Looking for Compatriots: Repatriation Politics in Russia and Beyond
With a new draft law on “repatriation into the Russian Federation”, Russia intends to make it easier for compatriots abroad to become Russian citizens. According to the draft law, it will be possible for “peoples and their descendants who have historically lived on Russian territory” to obtain a Russian passport. But what exactly is meant by that? Who is deemed a compatriot within this framework? Together with Tsypylma Darieva and Tatiana Zhurzhenko, we look at Russia’s repatriation politics since the collapse of the USSR and discuss the concept and the broader aims of repatriation politics.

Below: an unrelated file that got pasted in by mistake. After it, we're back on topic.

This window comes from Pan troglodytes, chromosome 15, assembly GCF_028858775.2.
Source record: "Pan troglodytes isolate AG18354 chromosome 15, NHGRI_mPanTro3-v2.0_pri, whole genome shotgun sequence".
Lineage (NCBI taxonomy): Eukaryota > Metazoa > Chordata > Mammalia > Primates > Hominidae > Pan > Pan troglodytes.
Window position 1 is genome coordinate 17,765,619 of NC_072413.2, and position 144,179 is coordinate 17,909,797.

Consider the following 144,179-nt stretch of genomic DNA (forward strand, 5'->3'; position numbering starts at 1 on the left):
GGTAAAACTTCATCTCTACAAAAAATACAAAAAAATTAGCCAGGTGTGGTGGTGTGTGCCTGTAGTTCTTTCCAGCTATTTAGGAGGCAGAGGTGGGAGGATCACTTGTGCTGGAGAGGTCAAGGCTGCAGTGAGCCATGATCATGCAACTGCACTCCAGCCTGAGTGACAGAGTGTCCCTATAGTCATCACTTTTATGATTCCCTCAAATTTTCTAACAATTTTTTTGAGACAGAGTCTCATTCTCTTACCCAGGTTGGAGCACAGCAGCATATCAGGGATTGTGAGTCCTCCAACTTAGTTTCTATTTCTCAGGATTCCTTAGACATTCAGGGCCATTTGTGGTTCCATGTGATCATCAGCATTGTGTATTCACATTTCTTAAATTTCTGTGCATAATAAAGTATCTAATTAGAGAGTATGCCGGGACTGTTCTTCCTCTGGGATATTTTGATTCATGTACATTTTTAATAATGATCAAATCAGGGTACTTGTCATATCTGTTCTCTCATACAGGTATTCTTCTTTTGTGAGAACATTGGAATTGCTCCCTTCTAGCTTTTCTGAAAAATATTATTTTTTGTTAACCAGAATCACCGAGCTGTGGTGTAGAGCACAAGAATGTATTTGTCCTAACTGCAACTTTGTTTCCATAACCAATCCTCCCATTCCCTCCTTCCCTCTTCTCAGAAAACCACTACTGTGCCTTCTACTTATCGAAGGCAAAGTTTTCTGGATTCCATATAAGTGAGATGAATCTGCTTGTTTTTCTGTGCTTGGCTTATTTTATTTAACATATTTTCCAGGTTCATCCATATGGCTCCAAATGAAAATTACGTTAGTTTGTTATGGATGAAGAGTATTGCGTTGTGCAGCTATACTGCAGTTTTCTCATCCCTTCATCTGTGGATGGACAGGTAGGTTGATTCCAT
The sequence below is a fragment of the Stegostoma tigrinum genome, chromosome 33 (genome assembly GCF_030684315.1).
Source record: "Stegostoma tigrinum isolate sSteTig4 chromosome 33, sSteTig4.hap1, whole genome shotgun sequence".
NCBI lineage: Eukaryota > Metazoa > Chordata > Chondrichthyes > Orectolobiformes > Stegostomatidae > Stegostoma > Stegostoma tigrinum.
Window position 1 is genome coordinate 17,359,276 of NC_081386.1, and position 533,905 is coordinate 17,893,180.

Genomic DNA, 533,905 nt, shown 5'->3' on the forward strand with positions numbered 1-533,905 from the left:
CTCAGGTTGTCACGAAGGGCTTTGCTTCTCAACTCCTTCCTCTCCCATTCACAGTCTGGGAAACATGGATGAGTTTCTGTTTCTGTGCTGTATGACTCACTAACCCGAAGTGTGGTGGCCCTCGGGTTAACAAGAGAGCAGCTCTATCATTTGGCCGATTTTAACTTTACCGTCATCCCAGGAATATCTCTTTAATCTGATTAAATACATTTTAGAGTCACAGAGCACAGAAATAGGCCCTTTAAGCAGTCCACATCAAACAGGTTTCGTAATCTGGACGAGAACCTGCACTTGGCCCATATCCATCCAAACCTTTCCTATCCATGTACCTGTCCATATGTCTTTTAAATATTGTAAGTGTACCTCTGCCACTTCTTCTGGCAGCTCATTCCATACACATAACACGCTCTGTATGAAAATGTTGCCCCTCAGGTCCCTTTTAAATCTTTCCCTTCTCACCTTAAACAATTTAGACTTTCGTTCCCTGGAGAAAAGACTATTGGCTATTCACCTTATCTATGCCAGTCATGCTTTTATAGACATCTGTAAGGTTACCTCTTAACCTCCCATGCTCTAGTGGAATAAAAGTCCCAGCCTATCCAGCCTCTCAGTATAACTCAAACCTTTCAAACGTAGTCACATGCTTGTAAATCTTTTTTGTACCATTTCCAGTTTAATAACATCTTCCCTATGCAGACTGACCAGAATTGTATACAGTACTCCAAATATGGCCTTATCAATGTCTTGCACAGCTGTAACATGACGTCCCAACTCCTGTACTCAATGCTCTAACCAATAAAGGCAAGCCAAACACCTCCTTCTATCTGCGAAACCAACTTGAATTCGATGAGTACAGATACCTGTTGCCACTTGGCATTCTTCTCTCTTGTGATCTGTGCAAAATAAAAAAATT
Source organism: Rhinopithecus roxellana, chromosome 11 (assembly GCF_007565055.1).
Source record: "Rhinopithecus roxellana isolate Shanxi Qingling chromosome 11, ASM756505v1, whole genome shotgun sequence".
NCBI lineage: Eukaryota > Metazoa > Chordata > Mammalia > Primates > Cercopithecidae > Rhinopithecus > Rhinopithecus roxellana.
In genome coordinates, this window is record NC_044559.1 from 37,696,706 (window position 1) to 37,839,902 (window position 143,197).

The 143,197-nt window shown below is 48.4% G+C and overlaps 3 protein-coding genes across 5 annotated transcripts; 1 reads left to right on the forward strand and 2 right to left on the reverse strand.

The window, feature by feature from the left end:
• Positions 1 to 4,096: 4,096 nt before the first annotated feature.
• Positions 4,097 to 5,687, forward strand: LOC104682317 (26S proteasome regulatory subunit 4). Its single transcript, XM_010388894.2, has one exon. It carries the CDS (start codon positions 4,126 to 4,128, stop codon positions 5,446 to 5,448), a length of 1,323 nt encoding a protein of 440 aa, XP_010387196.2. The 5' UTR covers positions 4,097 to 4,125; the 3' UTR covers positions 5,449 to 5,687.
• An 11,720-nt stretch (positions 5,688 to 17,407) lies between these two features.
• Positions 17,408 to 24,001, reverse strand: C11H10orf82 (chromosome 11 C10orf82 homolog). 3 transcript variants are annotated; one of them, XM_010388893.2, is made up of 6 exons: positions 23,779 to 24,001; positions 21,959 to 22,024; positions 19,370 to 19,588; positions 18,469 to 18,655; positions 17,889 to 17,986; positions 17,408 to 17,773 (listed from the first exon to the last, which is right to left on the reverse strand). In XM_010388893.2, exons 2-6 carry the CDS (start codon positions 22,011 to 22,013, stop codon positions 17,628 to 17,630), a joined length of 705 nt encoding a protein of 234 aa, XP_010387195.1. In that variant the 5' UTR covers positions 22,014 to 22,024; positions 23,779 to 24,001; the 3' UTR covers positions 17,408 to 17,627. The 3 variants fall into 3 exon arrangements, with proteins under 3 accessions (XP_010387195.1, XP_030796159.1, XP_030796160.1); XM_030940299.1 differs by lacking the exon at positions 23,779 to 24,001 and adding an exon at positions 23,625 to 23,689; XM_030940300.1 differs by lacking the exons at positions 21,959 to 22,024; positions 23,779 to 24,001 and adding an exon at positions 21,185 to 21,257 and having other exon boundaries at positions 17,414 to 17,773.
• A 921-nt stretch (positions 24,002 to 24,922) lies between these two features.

With repatriation laws, nation states give former citizens or members of ethnic diaspora the right to return or try to maintain ties to those communities abroad. Famous examples are Israel’s Law of Return or Germany’s Vertriebenen- and Aussiedlergesetz. After the dissolution of the USSR, repatriation also became an issue for Russia and other post-Soviet nation states.
(Music: “Complete” by Modul is licensed under a CC BY-NC-ND 3.0-License.)
- Tatiana Zhurzhenko (ZOiS)
- Tsypylma Darieva (ZOiS)
- Host: Stefanie Orphal (ZOiS)
Roundtable Osteuropa is a podcast by the Centre for East European and International Studies. Scholars of ZOiS and their guests discuss their research of Eastern Europe. We consider events in politics and society, while also trying to shed light on lesser-known issues – with insights from sociology, political science, geography, social anthropology, literary studies and theology.